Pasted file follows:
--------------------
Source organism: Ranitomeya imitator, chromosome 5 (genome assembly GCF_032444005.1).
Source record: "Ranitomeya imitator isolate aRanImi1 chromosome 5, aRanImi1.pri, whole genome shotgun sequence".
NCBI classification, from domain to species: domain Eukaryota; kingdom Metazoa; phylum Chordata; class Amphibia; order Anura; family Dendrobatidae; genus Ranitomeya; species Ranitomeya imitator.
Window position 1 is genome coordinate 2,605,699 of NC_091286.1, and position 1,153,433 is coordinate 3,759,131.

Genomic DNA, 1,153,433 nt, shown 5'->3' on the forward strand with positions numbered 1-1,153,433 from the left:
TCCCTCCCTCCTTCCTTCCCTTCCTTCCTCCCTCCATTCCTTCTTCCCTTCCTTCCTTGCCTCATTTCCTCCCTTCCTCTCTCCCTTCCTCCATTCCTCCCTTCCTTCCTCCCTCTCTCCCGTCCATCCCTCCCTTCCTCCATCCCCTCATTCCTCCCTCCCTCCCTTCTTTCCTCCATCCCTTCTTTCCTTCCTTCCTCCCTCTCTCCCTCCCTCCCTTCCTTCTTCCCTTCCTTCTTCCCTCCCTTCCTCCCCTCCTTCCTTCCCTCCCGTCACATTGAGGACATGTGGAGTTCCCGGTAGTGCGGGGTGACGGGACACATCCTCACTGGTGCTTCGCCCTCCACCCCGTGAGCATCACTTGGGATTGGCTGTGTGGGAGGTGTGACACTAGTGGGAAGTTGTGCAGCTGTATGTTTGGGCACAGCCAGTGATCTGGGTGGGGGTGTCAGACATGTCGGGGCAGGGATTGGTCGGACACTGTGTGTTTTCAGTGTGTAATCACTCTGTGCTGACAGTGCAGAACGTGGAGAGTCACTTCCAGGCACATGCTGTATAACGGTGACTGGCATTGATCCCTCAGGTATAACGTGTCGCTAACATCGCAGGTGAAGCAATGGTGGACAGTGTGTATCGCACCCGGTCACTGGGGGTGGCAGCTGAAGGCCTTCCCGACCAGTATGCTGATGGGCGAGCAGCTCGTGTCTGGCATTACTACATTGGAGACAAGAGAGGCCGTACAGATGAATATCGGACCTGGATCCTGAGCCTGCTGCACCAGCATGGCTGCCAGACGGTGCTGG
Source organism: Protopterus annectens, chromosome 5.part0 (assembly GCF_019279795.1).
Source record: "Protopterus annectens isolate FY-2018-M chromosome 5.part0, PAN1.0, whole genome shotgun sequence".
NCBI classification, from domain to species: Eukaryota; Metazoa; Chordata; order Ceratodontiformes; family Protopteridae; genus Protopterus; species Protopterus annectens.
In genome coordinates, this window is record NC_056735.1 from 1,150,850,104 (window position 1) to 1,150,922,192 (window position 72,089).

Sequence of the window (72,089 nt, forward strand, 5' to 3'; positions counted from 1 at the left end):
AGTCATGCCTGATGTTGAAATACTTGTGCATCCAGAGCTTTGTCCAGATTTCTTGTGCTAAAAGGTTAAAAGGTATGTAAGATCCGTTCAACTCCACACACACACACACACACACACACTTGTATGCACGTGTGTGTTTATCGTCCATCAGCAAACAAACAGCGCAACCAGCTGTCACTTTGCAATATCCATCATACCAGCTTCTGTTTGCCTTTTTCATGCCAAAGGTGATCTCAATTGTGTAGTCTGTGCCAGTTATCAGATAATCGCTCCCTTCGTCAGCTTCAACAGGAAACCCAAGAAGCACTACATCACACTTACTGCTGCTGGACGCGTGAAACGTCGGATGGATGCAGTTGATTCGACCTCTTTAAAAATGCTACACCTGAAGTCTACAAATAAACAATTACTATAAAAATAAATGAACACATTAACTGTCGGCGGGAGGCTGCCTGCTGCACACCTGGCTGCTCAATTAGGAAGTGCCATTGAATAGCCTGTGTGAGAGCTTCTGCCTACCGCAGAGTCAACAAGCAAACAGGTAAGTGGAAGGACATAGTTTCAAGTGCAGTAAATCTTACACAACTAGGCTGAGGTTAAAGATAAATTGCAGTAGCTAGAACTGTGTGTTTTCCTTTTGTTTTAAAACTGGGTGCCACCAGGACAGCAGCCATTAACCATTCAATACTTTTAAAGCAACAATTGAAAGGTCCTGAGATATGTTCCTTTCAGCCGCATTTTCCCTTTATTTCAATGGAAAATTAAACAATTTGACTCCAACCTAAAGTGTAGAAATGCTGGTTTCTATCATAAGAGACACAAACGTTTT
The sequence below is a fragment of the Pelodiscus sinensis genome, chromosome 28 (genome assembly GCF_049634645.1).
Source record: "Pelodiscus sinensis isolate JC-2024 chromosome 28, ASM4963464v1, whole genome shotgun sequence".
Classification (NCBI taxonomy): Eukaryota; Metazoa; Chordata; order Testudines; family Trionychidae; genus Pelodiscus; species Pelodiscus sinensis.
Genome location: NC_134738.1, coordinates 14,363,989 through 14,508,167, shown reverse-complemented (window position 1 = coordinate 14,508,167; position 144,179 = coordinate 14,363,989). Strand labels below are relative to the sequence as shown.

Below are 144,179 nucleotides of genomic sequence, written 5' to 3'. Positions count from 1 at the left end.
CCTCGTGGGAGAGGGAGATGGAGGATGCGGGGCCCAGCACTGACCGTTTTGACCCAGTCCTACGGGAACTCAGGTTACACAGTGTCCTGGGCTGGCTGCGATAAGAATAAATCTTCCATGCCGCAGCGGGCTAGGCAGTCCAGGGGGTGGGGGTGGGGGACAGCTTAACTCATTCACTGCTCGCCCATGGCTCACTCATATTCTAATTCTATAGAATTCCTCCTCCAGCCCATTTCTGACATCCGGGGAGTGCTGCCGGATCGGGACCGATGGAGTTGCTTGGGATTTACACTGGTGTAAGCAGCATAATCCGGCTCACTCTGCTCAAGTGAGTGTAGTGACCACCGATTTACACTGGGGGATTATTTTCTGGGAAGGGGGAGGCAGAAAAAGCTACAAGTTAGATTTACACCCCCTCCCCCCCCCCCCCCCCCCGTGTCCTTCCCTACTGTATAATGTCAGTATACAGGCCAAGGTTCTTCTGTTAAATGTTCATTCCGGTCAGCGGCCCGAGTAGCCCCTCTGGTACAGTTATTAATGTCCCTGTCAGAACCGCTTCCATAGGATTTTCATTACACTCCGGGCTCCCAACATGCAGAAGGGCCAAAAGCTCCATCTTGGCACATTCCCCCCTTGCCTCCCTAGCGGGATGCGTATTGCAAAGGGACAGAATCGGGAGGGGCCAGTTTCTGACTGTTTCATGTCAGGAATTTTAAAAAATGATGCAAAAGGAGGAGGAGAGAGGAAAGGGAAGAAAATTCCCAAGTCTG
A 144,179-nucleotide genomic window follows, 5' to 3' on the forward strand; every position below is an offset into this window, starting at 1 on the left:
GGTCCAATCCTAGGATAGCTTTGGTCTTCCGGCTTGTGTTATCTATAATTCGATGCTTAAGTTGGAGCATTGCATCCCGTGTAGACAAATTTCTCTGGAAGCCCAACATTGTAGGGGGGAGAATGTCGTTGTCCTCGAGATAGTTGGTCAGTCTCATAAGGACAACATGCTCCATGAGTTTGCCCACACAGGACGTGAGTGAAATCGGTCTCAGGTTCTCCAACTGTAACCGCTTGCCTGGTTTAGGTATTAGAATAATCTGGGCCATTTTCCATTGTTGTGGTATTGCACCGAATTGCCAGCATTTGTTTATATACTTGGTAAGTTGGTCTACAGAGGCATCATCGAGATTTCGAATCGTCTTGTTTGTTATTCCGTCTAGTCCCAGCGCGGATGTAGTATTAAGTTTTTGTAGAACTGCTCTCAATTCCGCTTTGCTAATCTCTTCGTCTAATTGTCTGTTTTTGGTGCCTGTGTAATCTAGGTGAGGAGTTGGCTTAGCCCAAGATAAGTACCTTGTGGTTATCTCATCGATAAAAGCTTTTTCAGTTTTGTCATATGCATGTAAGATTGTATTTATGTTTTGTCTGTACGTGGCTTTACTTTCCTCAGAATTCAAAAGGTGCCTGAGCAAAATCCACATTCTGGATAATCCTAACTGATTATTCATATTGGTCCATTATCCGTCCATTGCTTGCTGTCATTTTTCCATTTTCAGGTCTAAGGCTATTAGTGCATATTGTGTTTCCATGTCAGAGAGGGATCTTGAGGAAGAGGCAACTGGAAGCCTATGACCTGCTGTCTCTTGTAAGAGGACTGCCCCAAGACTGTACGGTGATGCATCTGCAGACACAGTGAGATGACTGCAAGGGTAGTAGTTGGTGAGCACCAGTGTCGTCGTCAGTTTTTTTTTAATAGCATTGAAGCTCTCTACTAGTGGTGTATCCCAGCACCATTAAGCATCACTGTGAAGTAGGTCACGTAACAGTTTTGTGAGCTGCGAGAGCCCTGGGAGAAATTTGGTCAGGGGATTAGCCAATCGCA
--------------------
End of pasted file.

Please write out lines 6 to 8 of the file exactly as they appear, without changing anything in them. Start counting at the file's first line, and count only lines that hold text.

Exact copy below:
TCCCTCCCTCCTTCCTTCCCTTCCTTCCTCCCTCCATTCCTTCTTCCCTTCCTTCCTTGCCTCATTTCCTCCCTTCCTCTCTCCCTTCCTCCATTCCTCCCTTCCTTCCTCCCTCTCTCCCGTCCATCCCTCCCTTCCTCCATCCCCTCATTCCTCCCTCCCTCCCTTCTTTCCTCCATCCCTTCTTTCCTTCCTTCCTCCCTCTCTCCCTCCCTCCCTTCCTTCTTCCCTTCCTTCTTCCCTCCCTTCCTCCCCTCCTTCCTTCCCTCCCGTCACATTGAGGACATGTGGAGTTCCCGGTAGTGCGGGGTGACGGGACACATCCTCACTGGTGCTTCGCCCTCCACCCCGTGAGCATCACTTGGGATTGGCTGTGTGGGAGGTGTGACACTAGTGGGAAGTTGTGCAGCTGTATGTTTGGGCACAGCCAGTGATCTGGGTGGGGGTGTCAGACATGTCGGGGCAGGGATTGGTCGGACACTGTGTGTTTTCAGTGTGTAATCACTCTGTGCTGACAGTGCAGAACGTGGAGAGTCACTTCCAGGCACATGCTGTATAACGGTGACTGGCATTGATCCCTCAGGTATAACGTGTCGCTAACATCGCAGGTGAAGCAATGGTGGACAGTGTGTATCGCACCCGGTCACTGGGGGTGGCAGCTGAAGGCCTTCCCGACCAGTATGCTGATGGGCGAGCAGCTCGTGTCTGGCATTACTACATTGGAGACAAGAGAGGCCGTACAGATGAATATCGGACCTGGATCCTGAGCCTGCTGCACCAGCATGGCTGCCAGACGGTGCTGG
Source organism: Protopterus annectens, chromosome 5.part0 (assembly GCF_019279795.1).
Source record: "Protopterus annectens isolate FY-2018-M chromosome 5.part0, PAN1.0, whole genome shotgun sequence".